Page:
Probiotics are one of the most popular health supplements. But gaining more attention these days is prebiotics and postbiotics. Probiotics are confusing enough to understand. What’s a gut microbiome anyway? Add “pre-” and “post-” to the “biotics” mix and it’s easy to see why people throw their hands up, super confused and frustrated about nutrition. 

The purpose of this post is to make it really easy to understand what the difference is between the 3 types of biotics. 

And the easiest way to understand this is to use a garden as an analogy. 

In order to have a thriving garden, you need:

Fertilizer and sun. In the world of biotics (the community of teeny-tiny living things), mineral-rich fertilizer and sunlight is the equivalent of PREBIOTICS.

The healthy soil is PROBIOTICS. 

And lastly, a sprouting plant is POSTBIOTICS. 

What is Prebiotic Fiber?

Prebiotics are also called prebiotic fiber. Just like you can’t have healthy soil without mineral-rich fertilizer, you also can’t have a thriving community of friendly bacteria in your colon, aka large intestine (where most of your gut bacteria belong) — without prebiotic fiber. 

Prebiotic fiber, then, acts as fertilizer for your friendly colon bacteria (probiotics). Some people make the mistake thinking that if they just take a probiotic supplement, they can continue to eat lots of processed food and very little fresh fruits and veggies. 

But there’s two problems with this: first of all, many probiotic supplements are of poor quality. Remember, probiotics are living microorganisms and they have to make a dangerous journey through your highly-acidic stomach digestive juices in order to survive and settle in your colon. 

Problem number two with eating like crap and taking probiotics? Well, it’s the equivalent of trying to grow a plant in sand; there’s just not enough fertilizer to make things thrive. 

The interesting thing about prebiotic fiber is that your body doesn’t do a good job digesting that. But that doesn’t mean you’re going to get indigestion from eating prebiotic fiber (or foods that have prebiotic-like properties). When you eat prebiotic fibers (see list below), you’re not really feeding yourself. 

You’re feeding — and fertilizing — your gut microbiome. This helps the friendly bacteria in your colon multiply. And not only grow but successfully colonize in the colon. In other words, when you move into a new house, it takes some time to feel fully settled and comfortable. Prebiotics help the probiotics settle in!

Examples of Prebiotic Fiber and Prebiotics

You’re probably familiar with one type of prebiotic fiber: psyllium husk. For many people who struggle with constipation, psyllium husk is the go-to powder for relief; it’s the active ingredient in Metamucil. 

Other examples of prebiotic compounds include:

  • Acacia gum 
  • Larch arabinogalactan (gum arabic; larch gum)
  • Inulin
  • Glucomannan
  • Beta glucan
  • Pectin 

In addition, there are several curious veggies that have prebiotic fiber. These include:

  • Chicory root (which is approximately 70% inulin)
  • Apples (high in pectin)
  • Dandelion greens (high in inulin)
  • Garlic (high in a prebiotic “FOS” which may cause digestive issues, so test a small amount)
  • Onions (same issue as garlic)
  • Leeks (inulin)
  • Asparagus (inulin)
  • Green-tipped bananas (resistant starch; has prebiotic-like effects)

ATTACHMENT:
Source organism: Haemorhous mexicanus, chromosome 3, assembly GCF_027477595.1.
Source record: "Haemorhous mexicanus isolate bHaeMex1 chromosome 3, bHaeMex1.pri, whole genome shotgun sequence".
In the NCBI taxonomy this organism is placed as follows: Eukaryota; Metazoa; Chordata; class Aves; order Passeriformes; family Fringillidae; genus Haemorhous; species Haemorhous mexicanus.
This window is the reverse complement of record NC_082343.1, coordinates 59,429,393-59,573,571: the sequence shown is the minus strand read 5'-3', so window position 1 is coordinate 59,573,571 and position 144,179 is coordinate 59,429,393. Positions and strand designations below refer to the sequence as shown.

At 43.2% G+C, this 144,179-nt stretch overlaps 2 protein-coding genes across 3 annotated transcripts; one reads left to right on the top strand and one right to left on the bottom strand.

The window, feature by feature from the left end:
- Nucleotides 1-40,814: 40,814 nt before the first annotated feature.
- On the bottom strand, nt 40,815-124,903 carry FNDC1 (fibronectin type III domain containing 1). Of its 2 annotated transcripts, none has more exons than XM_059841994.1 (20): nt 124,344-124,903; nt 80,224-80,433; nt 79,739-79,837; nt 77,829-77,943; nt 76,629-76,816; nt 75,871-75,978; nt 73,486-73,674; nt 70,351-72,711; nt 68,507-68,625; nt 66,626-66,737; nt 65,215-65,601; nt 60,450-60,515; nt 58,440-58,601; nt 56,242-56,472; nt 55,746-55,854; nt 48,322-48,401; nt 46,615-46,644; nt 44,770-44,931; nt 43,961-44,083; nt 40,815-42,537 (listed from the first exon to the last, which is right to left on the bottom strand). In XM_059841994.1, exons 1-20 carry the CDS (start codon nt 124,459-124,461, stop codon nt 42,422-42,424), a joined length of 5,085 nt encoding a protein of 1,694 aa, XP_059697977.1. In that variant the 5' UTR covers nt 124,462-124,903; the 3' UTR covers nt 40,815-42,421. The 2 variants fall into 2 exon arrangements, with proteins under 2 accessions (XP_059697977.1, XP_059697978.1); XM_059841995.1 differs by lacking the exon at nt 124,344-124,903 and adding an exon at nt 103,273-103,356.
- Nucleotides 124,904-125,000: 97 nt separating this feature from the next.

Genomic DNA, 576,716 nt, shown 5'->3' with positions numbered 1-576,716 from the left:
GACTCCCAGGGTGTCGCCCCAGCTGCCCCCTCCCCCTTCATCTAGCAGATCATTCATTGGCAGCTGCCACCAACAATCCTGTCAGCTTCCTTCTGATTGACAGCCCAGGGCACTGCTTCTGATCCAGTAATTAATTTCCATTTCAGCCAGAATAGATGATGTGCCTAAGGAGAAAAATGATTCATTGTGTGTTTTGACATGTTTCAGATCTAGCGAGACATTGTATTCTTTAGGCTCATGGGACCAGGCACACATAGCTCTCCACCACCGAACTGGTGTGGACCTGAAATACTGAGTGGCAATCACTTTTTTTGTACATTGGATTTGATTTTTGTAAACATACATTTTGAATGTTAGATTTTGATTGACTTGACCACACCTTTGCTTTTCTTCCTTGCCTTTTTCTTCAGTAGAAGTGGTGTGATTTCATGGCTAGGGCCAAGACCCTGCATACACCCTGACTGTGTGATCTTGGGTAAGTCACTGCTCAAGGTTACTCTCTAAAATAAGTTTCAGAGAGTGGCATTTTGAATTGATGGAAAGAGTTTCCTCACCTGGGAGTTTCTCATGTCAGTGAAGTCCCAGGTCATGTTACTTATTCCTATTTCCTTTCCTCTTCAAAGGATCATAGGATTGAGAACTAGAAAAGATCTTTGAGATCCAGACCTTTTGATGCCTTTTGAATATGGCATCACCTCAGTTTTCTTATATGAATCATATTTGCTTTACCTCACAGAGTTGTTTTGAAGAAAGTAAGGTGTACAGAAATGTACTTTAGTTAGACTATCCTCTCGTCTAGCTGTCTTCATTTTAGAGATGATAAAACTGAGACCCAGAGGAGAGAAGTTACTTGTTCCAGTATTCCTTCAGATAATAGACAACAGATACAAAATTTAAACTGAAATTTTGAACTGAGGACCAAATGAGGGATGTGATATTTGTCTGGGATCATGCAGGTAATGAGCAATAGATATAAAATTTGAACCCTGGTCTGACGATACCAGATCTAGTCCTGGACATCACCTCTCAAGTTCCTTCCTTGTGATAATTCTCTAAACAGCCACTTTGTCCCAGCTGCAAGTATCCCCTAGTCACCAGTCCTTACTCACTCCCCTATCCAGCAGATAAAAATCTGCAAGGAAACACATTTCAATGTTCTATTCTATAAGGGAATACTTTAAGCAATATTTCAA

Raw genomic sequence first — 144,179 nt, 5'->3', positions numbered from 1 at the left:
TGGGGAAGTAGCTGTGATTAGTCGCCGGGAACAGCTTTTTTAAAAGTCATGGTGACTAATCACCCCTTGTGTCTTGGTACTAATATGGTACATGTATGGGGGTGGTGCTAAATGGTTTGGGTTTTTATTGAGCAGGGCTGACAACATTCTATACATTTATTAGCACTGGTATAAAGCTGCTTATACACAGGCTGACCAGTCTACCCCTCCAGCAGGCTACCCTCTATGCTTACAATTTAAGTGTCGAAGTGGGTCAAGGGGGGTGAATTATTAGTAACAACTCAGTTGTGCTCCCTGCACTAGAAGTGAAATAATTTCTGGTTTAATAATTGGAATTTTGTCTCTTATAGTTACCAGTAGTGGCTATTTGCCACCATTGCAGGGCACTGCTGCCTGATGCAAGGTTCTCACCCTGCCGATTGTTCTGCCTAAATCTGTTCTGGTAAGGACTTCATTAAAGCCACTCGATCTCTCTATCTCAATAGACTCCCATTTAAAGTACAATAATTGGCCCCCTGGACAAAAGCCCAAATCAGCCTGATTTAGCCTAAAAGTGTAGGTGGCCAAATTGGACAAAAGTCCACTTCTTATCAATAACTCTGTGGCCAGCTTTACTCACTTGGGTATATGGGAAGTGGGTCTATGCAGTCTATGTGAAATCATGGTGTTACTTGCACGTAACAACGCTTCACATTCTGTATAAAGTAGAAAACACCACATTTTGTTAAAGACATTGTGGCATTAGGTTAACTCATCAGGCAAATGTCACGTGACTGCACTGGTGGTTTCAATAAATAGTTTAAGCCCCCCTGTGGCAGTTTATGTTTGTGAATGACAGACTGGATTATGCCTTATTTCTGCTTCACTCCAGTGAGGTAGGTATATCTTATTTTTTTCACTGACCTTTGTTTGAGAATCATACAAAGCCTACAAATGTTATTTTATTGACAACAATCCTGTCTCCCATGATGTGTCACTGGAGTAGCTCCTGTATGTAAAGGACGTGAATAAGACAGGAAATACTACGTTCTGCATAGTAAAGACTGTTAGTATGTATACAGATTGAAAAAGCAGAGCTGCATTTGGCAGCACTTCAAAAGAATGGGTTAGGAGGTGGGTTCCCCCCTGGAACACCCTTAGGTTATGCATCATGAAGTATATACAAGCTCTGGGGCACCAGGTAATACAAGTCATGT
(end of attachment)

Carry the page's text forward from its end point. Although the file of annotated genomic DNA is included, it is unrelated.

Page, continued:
• Non-GMO oats (rich in beta-glucan)
  • Shirataki noodles (zero-calorie noodles that have a little glucomannan)

If you’re not a big fan of most of these foods, I highly recommend using a prebiotic fiber supplement. (Need help choosing a probiotic or prebiotic supplement? I can make some unbiased recommendations for you. Just submit a comment below!)

What Are Postbiotics?

It’s a fact of life: not to gross you out, but all living things poop. And that includes the trillions of friendly bacteria in your gut (again, mostly in the colon). When the friendly bacteria in your gut consume the indigestible fiber (prebiotic fiber), the byproduct (metabolic poop, if you will) is a type of fatty acid called “short-chain fatty acids” or SCFAs. 

SCFAs are postbiotics. Are postbiotics important? You betcha! In fact, some studies (here’s one) suggest SFCAs are even more important than probiotics. Let me repeat that: probiotic poop is more important than the poop itself. Ok, I’ll stop using the “P” word because it’s unappetizing and the last thing I want to do is discourage you from eating prebiotic fibers. 

Why Are Short Chain Fatty Acids Important?

Now, here’s one reason why postbiotics are so important. And if you have brain fog, autoimmune conditions or any gut problems, you’ll want to pay attention. Ok, so SFCA postbiotics are like general contractors for your gut lining. They get to work by repairing the super-thin, single-layer of cells that serve as the border between your intestines and your blood circulation. So if you have a weak gut lining, all sorts of nasties can leak out into the blood and travel to distant organs like the brain. (Hello, brain fog!)

I could go on and on about why SFCAs are so important for health. And in a future post, I’ll do just that. But let me put it simply: every facet of your health, from your immune system to your mood, is influenced by short-chain fatty acids. I admit that I’m not sure exactly how postbiotics work. But even the most brilliant scientists devoted to the gut microbiome aren’t exactly sure how postbiotics work. 


Getting prebiotic fiber in your diet, along with consuming fermented foods like raw sauerkraut and no-sugar added yogurt will help ensure that your gut microbiome flourishes. Just like your backyard garden. 

Struggling with your weight and other health concerns? 
The first step towards reclaiming your health is to schedule a no-obligation call with me here.

Until next time,

Jenna Witt, NP, Functional Medicine Practitioner